Recent Reviews for Design for Care

Peter Jones Design for Care

Design for Care has apparently been discovered by the larger design community this year, after a year in print!  With the launch in June 2013, I had thought that between Rosenfeld Media and my own decently-connected network we might find numerous reviews in the first few months – but more reviews have emerged so far this year. Of course I’m appreciative, they’re all insightful pieces, and its so heartening to me to find that readers are getting the message. The late reviews trend also indicates that the book may have several cycles of discovery. Some of the more in-depth reviews include: Design Observer – Manuela Aguirre Making the Case for a Design-Led Transformation: Review of Design for Care by Alejo Jumat Redesigning Healthcare – UX Magazine, Alice Preston Amazon Page and Reviews These are primarily reviews within design publications – there are only a few in the healthcare field, and …

Design Thinking’s Convergence Diversion

Peter Jones Design for Care, Design for Practice, Transformation Design

(Updated from 2010) We now tend to think of design thinking as embracing all that represents “new design.”  Yet there remains more value in some of the original views of design thinking from decades ago than in most of what’s presented today. Design thinking is often treated as a process for moving an idea from ideation through prototyping to a concept test or an early alpha design. Or we mean it to represent the creative process associated with the structural mechanics of a generic design process – identify user needs by empathy and observation, iterate a promising prototype, add visual design and some marketing and voila. Let’s go back 30 years. The 4 orders of abstraction Buchanan (1992) describes in Wicked Problems in Design Thinking are usually left untapped in design thinking discussions. Buchanan lists: Symbolic and visual communications Material objects Activities and organized services Complex systems or environments for …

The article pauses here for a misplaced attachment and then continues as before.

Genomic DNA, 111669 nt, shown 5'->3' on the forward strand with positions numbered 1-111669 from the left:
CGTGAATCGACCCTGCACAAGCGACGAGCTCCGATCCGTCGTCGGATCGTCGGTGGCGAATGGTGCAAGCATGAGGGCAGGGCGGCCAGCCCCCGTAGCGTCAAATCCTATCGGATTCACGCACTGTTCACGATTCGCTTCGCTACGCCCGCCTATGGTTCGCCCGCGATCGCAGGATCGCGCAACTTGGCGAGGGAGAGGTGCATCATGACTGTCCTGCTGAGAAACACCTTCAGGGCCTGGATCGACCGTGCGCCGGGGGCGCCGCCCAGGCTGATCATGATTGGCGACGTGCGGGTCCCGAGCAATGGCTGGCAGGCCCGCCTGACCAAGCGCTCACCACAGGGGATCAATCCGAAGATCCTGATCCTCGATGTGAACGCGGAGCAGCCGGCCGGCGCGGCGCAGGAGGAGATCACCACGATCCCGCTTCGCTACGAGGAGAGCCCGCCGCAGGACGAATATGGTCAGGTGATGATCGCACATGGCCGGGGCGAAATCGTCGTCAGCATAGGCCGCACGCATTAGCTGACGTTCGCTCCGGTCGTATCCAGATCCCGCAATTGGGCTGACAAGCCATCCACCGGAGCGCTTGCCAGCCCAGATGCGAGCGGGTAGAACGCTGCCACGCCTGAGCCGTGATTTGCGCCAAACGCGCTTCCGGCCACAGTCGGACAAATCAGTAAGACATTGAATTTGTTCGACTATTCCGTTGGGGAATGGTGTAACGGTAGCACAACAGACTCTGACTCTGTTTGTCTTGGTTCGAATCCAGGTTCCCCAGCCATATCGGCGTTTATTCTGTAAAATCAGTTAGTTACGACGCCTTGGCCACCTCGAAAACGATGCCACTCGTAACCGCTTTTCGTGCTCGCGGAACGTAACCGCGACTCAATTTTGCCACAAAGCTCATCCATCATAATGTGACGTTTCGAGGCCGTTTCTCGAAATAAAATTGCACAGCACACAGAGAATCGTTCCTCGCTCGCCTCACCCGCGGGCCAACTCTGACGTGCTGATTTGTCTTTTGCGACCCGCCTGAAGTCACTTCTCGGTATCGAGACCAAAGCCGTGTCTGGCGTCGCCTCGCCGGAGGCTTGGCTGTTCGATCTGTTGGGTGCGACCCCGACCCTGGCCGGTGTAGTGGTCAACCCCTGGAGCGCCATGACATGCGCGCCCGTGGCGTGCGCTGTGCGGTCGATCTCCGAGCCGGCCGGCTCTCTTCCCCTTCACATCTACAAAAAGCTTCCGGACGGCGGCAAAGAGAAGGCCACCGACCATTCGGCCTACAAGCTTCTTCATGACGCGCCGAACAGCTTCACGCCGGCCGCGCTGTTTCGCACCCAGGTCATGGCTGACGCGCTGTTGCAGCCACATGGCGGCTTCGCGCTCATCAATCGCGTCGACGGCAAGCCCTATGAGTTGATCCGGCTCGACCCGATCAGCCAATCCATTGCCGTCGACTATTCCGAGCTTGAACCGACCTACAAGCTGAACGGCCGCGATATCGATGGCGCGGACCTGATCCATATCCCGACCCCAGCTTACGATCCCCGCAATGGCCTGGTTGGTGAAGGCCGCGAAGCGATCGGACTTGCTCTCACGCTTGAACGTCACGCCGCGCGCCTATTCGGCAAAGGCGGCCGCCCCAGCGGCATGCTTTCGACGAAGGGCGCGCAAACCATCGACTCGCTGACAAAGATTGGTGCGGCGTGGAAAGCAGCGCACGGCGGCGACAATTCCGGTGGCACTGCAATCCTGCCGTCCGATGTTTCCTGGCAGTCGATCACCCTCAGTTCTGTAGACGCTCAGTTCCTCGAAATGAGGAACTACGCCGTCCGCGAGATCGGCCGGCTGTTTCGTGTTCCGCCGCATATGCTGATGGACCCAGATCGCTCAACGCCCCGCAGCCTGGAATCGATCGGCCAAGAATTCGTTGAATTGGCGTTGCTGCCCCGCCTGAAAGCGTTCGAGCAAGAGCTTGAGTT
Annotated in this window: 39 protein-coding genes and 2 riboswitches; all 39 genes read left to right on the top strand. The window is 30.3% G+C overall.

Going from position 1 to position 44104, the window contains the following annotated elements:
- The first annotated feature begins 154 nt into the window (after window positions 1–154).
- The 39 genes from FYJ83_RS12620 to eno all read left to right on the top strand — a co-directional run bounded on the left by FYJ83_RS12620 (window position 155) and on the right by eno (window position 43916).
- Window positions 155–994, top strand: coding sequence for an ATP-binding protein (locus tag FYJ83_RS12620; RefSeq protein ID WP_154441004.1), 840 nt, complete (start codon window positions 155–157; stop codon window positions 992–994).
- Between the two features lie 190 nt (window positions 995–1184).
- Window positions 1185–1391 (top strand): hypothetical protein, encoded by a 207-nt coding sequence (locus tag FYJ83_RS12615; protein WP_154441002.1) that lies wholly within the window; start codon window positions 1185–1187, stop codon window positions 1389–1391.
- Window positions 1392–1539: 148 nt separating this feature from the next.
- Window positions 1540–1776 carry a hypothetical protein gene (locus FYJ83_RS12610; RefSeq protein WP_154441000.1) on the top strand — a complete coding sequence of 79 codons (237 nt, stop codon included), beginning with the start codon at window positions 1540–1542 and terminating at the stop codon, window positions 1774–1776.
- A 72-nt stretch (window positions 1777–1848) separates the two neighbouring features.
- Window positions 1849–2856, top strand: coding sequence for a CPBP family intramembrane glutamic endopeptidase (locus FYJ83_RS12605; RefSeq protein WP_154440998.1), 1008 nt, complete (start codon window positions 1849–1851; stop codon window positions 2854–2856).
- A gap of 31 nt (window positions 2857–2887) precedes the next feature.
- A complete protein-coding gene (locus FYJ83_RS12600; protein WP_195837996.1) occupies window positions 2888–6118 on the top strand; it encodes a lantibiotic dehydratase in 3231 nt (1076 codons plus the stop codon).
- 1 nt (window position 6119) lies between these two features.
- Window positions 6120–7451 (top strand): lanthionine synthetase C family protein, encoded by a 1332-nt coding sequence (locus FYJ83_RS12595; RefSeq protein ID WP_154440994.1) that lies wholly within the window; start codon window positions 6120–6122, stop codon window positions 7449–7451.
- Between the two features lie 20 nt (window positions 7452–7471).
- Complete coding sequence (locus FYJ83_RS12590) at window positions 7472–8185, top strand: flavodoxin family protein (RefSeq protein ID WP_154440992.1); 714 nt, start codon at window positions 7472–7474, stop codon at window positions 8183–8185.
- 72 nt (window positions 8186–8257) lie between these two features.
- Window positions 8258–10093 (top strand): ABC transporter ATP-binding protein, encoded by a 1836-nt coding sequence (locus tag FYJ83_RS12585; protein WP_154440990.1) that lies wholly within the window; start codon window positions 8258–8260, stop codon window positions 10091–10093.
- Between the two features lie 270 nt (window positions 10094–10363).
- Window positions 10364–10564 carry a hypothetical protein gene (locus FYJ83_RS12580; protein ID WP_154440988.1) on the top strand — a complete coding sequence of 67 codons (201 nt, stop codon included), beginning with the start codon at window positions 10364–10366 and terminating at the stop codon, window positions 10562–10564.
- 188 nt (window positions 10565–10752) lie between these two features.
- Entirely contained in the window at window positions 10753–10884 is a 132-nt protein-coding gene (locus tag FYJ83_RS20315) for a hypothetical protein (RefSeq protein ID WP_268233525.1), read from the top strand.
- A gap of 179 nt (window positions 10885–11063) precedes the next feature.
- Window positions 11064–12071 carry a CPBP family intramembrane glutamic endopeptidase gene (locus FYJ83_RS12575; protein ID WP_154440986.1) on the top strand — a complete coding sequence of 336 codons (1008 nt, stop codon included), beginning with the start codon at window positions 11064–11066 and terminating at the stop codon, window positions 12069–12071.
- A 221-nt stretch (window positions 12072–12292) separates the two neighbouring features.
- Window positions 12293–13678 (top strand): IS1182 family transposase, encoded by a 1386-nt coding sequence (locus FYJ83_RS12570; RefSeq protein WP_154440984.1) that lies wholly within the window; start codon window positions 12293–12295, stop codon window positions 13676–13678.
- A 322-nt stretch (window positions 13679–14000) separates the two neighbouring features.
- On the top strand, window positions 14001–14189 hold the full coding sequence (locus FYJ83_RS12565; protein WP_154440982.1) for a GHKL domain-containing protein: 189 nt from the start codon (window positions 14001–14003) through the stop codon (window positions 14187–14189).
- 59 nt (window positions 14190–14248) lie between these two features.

The Healthcare Innovator’s Challenge

Peter Jones Design for Care, Design for Practice, Strategic Innovation

Adapted from Design for Care (page 253 ) The innovator’s challenge in healthcare is not a technological fix – it is more to understand and preserve core values of human care while changing practices for durable social and economic benefit. Although economic value is often a pivotal driver of innovation adoption, cost management is not itself a core value but a sustainability factor to be evaluated in decision making. The related social innovation challenge is a macro policy problem, not a design issue.  An immediate challenge is convincing organizations that accessible patient-centred, value-based care is actually possible with a business model change. (Then new care service models can be designed). It will be the rare organization with the cost buffers and patience that reconfigures care models in advance of a new business model.                                 Using …

Managing Healthcare Innovation as a Design Process

Peter Jones Design for Care, Service Design, Strategic Innovation

Based on a talk for the Southern Ohio branch of the Project Management Institute (Healthcare group). Many thanks to PMI for their sponsorship. Healthcare innovation has been led by technology providers, almost entirely, over the period we consider relevant to “innovation” (1970’s – current). Innovation has been a supply-side approach, led by information technology (EMRs and Health IT platforms) and medical devices (ranging from user-controllable diffusion pumps to CAT machines). Only recently have clinical services become the focus of innovation, ranging from patient-centered care to new practice models (the ACO and PCMH) and business models. Yet even service innovations emerge from the supply side – just supply-side from inside the hospital instead of industry vendors. The hospital remains a highly hierarchical entity, managed as a top-down coordination of patient bodies in space and time. The patient’s individual desires and personal circles of care are not elicited for service innovation – …